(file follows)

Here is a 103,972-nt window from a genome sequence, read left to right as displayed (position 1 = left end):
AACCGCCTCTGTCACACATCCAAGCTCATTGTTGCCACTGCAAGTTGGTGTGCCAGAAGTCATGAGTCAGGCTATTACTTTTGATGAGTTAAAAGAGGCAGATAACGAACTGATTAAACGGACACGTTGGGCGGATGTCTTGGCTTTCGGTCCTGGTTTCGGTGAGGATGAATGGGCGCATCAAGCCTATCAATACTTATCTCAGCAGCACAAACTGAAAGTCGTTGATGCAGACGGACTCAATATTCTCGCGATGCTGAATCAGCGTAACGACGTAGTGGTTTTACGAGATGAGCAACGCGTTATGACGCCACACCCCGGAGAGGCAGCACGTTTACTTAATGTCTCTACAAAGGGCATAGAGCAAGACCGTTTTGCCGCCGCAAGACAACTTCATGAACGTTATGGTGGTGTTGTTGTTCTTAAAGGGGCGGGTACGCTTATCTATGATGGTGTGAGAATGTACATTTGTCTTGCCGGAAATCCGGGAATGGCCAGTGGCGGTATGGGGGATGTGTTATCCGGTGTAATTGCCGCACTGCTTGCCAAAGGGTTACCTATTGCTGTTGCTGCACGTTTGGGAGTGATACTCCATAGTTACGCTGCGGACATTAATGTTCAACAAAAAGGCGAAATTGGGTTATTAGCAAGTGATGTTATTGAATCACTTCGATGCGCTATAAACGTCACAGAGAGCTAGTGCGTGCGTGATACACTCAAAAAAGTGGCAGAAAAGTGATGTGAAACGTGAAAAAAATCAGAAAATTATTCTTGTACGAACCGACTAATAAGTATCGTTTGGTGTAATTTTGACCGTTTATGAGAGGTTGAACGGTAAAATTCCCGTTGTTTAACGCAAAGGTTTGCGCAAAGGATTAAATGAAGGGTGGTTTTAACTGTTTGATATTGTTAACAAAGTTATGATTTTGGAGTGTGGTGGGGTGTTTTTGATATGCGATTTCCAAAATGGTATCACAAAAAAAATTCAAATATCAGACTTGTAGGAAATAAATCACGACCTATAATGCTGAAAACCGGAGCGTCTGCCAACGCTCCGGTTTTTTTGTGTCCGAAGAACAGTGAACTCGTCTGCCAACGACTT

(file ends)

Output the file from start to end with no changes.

Here is a 103,972-nt window from a genome sequence, read left to right as displayed (position 1 = left end):
AACCGCCTCTGTCACACATCCAAGCTCATTGTTGCCACTGCAAGTTGGTGTGCCAGAAGTCATGAGTCAGGCTATTACTTTTGATGAGTTAAAAGAGGCAGATAACGAACTGATTAAACGGACACGTTGGGCGGATGTCTTGGCTTTCGGTCCTGGTTTCGGTGAGGATGAATGGGCGCATCAAGCCTATCAATACTTATCTCAGCAGCACAAACTGAAAGTCGTTGATGCAGACGGACTCAATATTCTCGCGATGCTGAATCAGCGTAACGACGTAGTGGTTTTACGAGATGAGCAACGCGTTATGACGCCACACCCCGGAGAGGCAGCACGTTTACTTAATGTCTCTACAAAGGGCATAGAGCAAGACCGTTTTGCCGCCGCAAGACAACTTCATGAACGTTATGGTGGTGTTGTTGTTCTTAAAGGGGCGGGTACGCTTATCTATGATGGTGTGAGAATGTACATTTGTCTTGCCGGAAATCCGGGAATGGCCAGTGGCGGTATGGGGGATGTGTTATCCGGTGTAATTGCCGCACTGCTTGCCAAAGGGTTACCTATTGCTGTTGCTGCACGTTTGGGAGTGATACTCCATAGTTACGCTGCGGACATTAATGTTCAACAAAAAGGCGAAATTGGGTTATTAGCAAGTGATGTTATTGAATCACTTCGATGCGCTATAAACGTCACAGAGAGCTAGTGCGTGCGTGATACACTCAAAAAAGTGGCAGAAAAGTGATGTGAAACGTGAAAAAAATCAGAAAATTATTCTTGTACGAACCGACTAATAAGTATCGTTTGGTGTAATTTTGACCGTTTATGAGAGGTTGAACGGTAAAATTCCCGTTGTTTAACGCAAAGGTTTGCGCAAAGGATTAAATGAAGGGTGGTTTTAACTGTTTGATATTGTTAACAAAGTTATGATTTTGGAGTGTGGTGGGGTGTTTTTGATATGCGATTTCCAAAATGGTATCACAAAAAAAATTCAAATATCAGACTTGTAGGAAATAAATCACGACCTATAATGCTGAAAACCGGAGCGTCTGCCAACGCTCCGGTTTTTTTGTGTCCGAAGAACAGTGAACTCGTCTGCCAACGACTT